The Martin P6M SeaMaster, built by the Glenn L. Martin Company, was essentially a 1950s strategic bomber flying boat for the U.S. Navy that almost entered service. Envisioned as a way to give the Navy a strategic nuclear force, the SeaMaster was eclipsed by the Polaris submarine-launched ballistic missile. Due to the political situation at the Pentagon, the Navy promoted the P6M primarily as a high speed mine layer. Continue reading for more cool facts. Click here for more bonus images.
5. Convair and Martin Both Submitted Proposals
The aircraft had to be capable of a low altitude dash at Mach 0.9 (1,100 km/h), which required an extremely capable aircraft. Both Convair and Martin submitted proposals, and the Martin one was chosen as more promising. An order for two prototypes was issued, which was projected to lead to six pre-production aircraft and a projected twenty-four production planes.
4. Originally Planned to Have Turbo-Ramjet Engine
Originally the plane was to have a Curtiss-Wright turbo-ramjet engine, but this ran into problems and a more conventional Allison J71-A-4 turbojet was employed, fitted in pairs in overwing pods to keep the spray out of the intakes.
3. Many Features from XB-51 Bomber Used
Wings swept at 40° were used; they displayed a notable anhedral and were designed with tip tanks that doubled as floats on the water. Many features of Martin’s XB-51 bomber prototype were used, including an all-flying “T” tail and a rotating bomb bay – pneumatically sealed against seawater in the P6M.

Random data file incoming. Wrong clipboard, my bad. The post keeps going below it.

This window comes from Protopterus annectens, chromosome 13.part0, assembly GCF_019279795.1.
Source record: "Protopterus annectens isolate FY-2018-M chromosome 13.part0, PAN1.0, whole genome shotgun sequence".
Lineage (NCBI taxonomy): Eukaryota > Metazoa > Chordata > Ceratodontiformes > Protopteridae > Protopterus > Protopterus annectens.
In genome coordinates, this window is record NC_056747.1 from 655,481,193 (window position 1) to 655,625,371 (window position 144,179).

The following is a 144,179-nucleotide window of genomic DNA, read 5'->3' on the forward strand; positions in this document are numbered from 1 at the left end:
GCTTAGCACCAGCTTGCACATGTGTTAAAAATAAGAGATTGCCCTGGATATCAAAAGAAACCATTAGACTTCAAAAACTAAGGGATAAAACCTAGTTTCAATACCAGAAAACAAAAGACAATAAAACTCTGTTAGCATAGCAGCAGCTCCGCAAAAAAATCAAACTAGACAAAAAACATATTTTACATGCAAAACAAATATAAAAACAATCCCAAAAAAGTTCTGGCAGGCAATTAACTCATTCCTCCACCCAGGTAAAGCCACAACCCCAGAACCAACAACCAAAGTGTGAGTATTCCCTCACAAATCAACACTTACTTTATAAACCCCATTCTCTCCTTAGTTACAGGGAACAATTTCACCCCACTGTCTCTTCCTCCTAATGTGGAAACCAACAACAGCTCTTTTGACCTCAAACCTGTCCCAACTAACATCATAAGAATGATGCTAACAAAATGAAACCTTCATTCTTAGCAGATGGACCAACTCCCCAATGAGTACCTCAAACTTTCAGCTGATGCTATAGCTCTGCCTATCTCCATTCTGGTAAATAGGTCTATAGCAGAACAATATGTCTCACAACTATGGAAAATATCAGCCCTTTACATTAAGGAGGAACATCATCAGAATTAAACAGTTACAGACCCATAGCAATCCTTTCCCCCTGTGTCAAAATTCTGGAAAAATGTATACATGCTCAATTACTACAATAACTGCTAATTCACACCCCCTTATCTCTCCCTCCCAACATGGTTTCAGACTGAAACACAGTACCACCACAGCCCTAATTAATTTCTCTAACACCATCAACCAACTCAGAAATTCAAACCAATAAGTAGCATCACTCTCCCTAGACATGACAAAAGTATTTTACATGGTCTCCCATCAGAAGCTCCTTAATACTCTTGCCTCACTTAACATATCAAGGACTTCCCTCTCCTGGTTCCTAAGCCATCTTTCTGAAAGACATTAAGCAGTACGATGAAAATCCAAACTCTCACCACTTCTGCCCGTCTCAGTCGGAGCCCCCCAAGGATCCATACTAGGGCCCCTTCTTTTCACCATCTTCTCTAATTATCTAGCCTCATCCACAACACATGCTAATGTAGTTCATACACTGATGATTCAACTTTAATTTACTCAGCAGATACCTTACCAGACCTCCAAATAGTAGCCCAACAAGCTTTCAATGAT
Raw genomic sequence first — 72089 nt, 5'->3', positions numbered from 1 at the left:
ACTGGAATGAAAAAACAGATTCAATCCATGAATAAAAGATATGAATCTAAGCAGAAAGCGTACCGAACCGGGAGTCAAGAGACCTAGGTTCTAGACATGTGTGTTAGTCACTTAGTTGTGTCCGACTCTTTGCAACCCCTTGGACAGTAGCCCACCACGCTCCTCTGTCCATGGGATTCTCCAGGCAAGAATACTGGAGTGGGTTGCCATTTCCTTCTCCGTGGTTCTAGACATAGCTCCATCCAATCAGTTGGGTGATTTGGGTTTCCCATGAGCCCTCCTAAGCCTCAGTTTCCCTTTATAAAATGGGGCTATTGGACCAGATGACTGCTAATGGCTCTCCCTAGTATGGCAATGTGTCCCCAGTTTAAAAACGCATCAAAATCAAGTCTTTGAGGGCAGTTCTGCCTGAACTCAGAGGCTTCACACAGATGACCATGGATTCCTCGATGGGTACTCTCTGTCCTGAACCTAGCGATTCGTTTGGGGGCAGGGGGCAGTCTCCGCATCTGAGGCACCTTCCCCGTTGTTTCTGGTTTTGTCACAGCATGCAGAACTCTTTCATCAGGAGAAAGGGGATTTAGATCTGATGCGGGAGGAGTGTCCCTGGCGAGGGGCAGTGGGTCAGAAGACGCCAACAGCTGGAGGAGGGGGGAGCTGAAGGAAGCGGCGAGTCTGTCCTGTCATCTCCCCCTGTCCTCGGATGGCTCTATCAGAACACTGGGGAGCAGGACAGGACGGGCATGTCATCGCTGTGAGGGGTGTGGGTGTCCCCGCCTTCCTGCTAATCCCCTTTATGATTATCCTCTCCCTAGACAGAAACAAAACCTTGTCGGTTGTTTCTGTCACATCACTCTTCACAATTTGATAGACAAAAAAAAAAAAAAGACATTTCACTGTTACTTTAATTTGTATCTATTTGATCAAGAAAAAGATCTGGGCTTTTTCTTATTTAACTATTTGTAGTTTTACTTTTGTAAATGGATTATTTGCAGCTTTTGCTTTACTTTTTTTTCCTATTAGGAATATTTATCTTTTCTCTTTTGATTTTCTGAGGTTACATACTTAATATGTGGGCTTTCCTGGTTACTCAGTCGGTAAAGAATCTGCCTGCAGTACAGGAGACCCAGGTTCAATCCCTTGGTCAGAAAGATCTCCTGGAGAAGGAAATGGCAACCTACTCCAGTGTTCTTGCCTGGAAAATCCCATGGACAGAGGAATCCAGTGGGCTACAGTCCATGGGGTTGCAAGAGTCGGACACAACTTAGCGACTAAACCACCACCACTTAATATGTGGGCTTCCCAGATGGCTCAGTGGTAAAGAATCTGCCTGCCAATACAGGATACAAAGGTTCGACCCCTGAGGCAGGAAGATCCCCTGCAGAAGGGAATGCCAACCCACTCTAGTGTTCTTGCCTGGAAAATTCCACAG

2. First Flight in 1955
The first flight of the XP6M-1 came on July 14, 1955, but early tests showed that the engines were mounted too close to the fuselage and scorched it when afterburners were used, leading to pointing the engines slightly outward in subsequent aircraft.
1. Program Cost Billions of Dollars
Although the technology of the P6M was phenomenal, in the age of the ICBM and SLBM, the manned bomber was considered an expensive, unreliable way to deliver nuclear weapons. The P6M program had already cost $400 million (about $3.5 billion in 2015 dollars) and could not be justified without the strategic mission.